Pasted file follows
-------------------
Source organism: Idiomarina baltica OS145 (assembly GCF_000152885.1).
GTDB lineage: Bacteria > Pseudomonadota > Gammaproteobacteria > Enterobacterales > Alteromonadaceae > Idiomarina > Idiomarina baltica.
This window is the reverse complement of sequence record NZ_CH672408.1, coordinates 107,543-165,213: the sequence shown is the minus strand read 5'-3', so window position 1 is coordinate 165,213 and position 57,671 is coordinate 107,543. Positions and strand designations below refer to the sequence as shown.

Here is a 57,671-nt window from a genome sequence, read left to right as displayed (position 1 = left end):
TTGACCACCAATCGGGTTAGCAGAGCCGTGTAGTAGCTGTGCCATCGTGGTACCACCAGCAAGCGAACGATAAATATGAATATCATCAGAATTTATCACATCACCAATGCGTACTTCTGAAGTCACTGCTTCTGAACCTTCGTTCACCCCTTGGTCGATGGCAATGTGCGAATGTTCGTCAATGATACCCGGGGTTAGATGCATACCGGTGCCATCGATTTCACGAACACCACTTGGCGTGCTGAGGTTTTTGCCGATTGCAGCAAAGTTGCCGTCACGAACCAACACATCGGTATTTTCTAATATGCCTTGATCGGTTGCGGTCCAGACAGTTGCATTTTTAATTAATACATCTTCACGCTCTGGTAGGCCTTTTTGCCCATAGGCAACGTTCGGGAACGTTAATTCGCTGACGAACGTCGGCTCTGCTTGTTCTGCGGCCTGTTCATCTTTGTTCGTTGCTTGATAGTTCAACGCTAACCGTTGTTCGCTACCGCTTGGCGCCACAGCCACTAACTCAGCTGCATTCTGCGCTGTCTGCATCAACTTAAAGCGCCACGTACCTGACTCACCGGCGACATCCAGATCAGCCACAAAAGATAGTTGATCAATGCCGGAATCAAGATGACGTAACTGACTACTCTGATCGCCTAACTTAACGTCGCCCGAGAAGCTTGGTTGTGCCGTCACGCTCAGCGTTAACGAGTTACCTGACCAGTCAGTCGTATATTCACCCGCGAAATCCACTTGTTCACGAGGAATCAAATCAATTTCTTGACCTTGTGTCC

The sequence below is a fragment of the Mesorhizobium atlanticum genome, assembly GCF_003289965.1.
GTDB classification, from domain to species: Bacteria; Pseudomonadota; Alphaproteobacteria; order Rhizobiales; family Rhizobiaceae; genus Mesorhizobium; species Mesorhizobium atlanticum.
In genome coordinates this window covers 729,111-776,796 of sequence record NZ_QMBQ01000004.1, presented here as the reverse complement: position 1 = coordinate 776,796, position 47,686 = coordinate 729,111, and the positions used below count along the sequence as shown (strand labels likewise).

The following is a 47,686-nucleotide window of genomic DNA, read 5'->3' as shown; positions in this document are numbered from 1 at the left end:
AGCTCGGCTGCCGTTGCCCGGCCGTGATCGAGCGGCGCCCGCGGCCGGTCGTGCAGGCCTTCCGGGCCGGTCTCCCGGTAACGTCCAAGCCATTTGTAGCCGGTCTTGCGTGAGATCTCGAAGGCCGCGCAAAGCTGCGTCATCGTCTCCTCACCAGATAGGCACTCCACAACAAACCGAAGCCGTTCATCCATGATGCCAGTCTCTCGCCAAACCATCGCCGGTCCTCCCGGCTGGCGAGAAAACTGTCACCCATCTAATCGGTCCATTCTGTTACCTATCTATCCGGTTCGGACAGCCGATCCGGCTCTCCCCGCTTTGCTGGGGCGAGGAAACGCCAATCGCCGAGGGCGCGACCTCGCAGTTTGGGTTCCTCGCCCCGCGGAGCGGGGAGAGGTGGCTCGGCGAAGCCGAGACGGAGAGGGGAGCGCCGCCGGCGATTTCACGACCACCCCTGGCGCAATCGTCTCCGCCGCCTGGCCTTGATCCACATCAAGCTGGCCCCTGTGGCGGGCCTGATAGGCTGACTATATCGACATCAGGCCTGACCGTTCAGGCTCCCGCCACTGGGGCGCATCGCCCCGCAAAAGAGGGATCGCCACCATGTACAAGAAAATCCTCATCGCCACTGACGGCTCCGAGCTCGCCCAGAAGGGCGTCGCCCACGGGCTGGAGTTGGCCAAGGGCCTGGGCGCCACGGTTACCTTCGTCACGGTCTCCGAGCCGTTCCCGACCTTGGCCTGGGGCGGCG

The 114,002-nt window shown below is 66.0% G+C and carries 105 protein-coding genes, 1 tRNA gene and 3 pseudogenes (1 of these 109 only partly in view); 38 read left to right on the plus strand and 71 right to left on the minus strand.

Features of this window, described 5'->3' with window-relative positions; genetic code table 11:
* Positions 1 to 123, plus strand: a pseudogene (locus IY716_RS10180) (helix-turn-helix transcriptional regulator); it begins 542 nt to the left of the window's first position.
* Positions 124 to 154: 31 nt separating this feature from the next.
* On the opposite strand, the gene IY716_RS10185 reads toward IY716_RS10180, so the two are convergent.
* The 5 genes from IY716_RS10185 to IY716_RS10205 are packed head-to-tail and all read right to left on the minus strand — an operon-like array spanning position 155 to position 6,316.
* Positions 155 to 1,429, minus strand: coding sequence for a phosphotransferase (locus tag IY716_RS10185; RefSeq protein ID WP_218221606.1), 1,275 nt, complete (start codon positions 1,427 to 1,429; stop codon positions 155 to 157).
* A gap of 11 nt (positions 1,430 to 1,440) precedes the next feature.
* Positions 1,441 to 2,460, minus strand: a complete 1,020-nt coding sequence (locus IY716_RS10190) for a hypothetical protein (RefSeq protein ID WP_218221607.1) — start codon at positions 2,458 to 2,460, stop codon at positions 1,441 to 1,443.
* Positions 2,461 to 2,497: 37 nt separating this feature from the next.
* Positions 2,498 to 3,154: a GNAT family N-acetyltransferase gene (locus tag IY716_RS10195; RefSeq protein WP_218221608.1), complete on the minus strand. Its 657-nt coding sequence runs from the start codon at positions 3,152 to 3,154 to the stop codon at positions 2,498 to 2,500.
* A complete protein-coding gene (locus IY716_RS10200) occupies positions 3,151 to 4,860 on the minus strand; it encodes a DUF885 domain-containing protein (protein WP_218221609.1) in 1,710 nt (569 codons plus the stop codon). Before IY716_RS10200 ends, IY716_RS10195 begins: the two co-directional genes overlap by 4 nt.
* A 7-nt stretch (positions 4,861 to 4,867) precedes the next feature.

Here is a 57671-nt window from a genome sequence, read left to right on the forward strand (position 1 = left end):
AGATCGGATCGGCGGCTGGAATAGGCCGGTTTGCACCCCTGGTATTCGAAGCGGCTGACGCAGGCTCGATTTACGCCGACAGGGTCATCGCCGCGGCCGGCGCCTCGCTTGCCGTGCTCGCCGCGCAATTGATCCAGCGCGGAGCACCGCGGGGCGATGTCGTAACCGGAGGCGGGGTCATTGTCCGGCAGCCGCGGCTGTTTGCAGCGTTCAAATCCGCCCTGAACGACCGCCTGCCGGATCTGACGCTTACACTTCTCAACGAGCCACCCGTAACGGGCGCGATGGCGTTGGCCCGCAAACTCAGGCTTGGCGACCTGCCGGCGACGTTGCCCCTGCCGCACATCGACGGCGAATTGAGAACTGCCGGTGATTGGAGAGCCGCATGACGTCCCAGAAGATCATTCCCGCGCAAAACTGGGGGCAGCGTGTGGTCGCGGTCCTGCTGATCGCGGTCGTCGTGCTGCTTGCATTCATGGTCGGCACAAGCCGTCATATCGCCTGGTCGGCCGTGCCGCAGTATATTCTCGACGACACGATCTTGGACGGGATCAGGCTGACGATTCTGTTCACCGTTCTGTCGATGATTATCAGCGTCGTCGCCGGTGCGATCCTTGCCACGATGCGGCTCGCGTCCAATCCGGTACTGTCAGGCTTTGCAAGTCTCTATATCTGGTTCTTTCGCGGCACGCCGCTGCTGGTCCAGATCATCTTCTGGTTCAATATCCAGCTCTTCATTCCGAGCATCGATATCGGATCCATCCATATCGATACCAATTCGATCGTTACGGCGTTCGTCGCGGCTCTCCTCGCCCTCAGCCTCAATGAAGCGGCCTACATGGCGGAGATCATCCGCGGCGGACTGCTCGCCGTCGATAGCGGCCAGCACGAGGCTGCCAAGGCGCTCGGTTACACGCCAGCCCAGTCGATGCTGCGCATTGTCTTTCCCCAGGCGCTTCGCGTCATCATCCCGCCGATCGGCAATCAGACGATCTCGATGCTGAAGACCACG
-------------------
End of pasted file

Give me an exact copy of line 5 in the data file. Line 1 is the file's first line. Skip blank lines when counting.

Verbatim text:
TTGACCACCAATCGGGTTAGCAGAGCCGTGTAGTAGCTGTGCCATCGTGGTACCACCAGCAAGCGAACGATAAATATGAATATCATCAGAATTTATCACATCACCAATGCGTACTTCTGAAGTCACTGCTTCTGAACCTTCGTTCACCCCTTGGTCGATGGCAATGTGCGAATGTTCGTCAATGATACCCGGGGTTAGATGCATACCGGTGCCATCGATTTCACGAACACCACTTGGCGTGCTGAGGTTTTTGCCGATTGCAGCAAAGTTGCCGTCACGAACCAACACATCGGTATTTTCTAATATGCCTTGATCGGTTGCGGTCCAGACAGTTGCATTTTTAATTAATACATCTTCACGCTCTGGTAGGCCTTTTTGCCCATAGGCAACGTTCGGGAACGTTAATTCGCTGACGAACGTCGGCTCTGCTTGTTCTGCGGCCTGTTCATCTTTGTTCGTTGCTTGATAGTTCAACGCTAACCGTTGTTCGCTACCGCTTGGCGCCACAGCCACTAACTCAGCTGCATTCTGCGCTGTCTGCATCAACTTAAAGCGCCACGTACCTGACTCACCGGCGACATCCAGATCAGCCACAAAAGATAGTTGATCAATGCCGGAATCAAGATGACGTAACTGACTACTCTGATCGCCTAACTTAACGTCGCCCGAGAAGCTTGGTTGTGCCGTCACGCTCAGCGTTAACGAGTTACCTGACCAGTCAGTCGTATATTCACCCGCGAAATCCACTTGTTCACGAGGAATCAAATCAATTTCTTGACCTTGTGTCC